# A2 Physics: Circular Motion Help

This discussion is closed.
#1
How do you do this question below? :

Calculate the angular displacement in radians of the tip of the minute hand of a clock in one second.

Thanks!
0
10 years ago
#2
Angular speed = Angle / Time
0
#3
But you don't know the angular speed!
0
10 years ago
#4
You use the displacement formula which if my memory serves me right is : A w ?? =??t + 0.5?t²
Ignore this post,read the one after this.
0
#5
I don't know, had my first A2 lesson today, so haven't got that far :/
0
10 years ago
#6
(Original post by abbieisthebest)
But you don't know the angular speed!
It moves around 1/60th of a circle in 60 seconds.
0
10 years ago
#7
(Original post by abbieisthebest)
I don't know, had my first A2 lesson today, so haven't got that far :/
Here is the formula : A sin wt
To get angular velocity,W = 2pi/t =]
0
#8
How did you work that out? Sorry for my ignorance
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#9
Would you be able to show me how you work it out with the example above please?
0
10 years ago
#10
(Original post by abbieisthebest)
Would you be able to show me how you work it out with the example above please?
First find angular velocity which is 2pi/ T,
T= 1/60seconds if I am not wrong.Make sure your calculator is in radians ,the value which you get,plug it into the above formula,cha ching.
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10 years ago
#11
I get pi/1800.
0
10 years ago
#12
(Original post by ibysaiyan)
First find angular velocity which is 2pi/ T,
T= 1/60seconds if I am not wrong.Make sure your calculator is in radians ,the value which you get,plug it into the above formula,cha ching.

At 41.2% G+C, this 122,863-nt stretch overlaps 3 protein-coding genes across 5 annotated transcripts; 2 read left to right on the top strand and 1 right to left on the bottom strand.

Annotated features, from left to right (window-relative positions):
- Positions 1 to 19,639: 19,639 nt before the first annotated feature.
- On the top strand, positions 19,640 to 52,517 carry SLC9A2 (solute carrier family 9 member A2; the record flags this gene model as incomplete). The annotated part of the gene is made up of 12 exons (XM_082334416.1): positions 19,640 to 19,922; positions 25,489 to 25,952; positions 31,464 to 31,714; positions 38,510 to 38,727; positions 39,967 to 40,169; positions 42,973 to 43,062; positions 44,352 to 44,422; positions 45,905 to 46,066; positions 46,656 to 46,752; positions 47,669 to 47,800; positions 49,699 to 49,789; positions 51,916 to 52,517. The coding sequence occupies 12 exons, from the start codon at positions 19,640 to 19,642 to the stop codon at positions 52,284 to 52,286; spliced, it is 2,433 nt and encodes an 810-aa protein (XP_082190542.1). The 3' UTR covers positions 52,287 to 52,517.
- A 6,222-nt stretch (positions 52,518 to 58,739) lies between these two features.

It's looking for angular displacement, which should be the distance moved by the hand.

I would:

1) Find out how many degrees a clock goes round in 1 second (360/60)

0
10 years ago
#13
Because it is the minute hand, you do

60 x 60 = 3600

so that is 1/3600 x 2pi

= 1/1800 pi
0
10 years ago
#14
I got pi/1800 using the Angular speed = Angle / Time method and get shot down.
0
5 years ago
#15
First: you have to calculate the degrees of the arc length. 360/60 = 6 degrees

Second: you must convert the degrees into radians. (2pi/360) * 6 = 0.1047... radians

Third: radians * time = 0.1407 * (1/60) = 1.75 * 10^-3 rad s^-1
1
5 years ago
#16
(Original post by abbieisthebest)
How do you do this question below? :

Calculate the angular displacement in radians of the tip of the minute hand of a clock in one second.

Thanks!
Well you know that for every minute the minute hand will rotate 1/60th of the clock. One complete rotation is equal to 2pi. So angular displacement in 1 minute is equal to 2pi/60 rads or pi/30 rads. But it asks for the angular displacement in 1 second, so just simply divide ((pi/30)/60). Final answer should be 1.75x10^-3 rads. I think his is right, anyone tell me if I'm wrong.

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1
5 years ago
#17
Lmao I just realised this was posted 5 years ago. Oh well.

Posted from TSR Mobile
0
3 years ago
#18
(Original post by RossB1702)
Lmao I just realised this was posted 5 years ago. Oh well.

Posted from TSR Mobile
lol, thanks your explanation was the clearest anyway. Students are still struggling with this question 6 years later lol
1
1 year ago
#19
same mate
0
1 year ago
#20
great explanation
0
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